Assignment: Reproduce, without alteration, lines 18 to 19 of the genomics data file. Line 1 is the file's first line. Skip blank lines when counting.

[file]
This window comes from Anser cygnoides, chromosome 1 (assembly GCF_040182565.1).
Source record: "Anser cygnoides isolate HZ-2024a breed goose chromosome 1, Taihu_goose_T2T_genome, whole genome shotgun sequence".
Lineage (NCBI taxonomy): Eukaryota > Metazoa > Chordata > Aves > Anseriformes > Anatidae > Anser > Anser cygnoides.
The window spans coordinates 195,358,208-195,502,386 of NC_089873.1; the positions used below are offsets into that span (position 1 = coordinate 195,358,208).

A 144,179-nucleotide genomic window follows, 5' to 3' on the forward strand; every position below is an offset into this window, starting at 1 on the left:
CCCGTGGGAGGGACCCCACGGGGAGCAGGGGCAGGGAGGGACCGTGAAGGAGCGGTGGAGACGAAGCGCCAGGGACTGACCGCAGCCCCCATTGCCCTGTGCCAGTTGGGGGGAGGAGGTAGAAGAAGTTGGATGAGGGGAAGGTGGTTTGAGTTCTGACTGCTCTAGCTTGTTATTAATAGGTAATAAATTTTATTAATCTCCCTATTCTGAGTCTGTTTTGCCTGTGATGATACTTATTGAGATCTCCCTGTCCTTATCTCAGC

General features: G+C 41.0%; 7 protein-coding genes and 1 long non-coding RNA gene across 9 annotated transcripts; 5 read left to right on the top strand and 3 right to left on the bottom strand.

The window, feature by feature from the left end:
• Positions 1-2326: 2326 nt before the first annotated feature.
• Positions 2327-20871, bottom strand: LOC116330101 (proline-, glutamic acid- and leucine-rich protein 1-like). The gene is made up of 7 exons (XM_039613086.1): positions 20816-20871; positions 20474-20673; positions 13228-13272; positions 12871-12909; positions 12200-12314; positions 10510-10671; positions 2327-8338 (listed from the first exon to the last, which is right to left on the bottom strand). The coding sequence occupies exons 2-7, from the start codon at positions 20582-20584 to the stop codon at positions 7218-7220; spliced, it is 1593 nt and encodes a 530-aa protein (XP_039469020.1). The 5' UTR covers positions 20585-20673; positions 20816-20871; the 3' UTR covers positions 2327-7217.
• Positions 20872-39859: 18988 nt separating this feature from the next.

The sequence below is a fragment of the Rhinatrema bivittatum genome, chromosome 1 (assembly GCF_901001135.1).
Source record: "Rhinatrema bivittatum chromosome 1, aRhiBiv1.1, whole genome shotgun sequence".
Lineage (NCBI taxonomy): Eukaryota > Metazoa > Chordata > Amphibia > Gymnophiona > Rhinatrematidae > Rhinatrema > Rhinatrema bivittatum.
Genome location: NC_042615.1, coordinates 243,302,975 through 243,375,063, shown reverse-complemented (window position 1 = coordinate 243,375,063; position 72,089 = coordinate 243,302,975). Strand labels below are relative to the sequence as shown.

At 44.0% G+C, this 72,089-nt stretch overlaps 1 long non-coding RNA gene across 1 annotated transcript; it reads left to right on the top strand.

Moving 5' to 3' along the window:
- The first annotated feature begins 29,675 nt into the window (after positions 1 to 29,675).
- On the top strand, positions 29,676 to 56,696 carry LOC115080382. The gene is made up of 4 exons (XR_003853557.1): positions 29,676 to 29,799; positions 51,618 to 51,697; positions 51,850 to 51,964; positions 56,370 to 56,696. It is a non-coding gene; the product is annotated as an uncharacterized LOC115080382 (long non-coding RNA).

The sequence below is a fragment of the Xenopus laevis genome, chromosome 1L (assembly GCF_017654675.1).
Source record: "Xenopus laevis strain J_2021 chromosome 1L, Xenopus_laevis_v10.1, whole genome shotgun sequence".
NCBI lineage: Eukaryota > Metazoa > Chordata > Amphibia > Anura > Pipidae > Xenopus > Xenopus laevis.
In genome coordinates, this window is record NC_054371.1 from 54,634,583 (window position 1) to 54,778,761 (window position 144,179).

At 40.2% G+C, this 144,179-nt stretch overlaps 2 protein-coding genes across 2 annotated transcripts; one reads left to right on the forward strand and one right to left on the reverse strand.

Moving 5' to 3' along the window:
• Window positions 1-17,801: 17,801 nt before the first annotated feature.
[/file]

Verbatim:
- The first annotated feature begins 29,675 nt into the window (after positions 1 to 29,675).
- On the top strand, positions 29,676 to 56,696 carry LOC115080382. The gene is made up of 4 exons (XR_003853557.1): positions 29,676 to 29,799; positions 51,618 to 51,697; positions 51,850 to 51,964; positions 56,370 to 56,696. It is a non-coding gene; the product is annotated as an uncharacterized LOC115080382 (long non-coding RNA).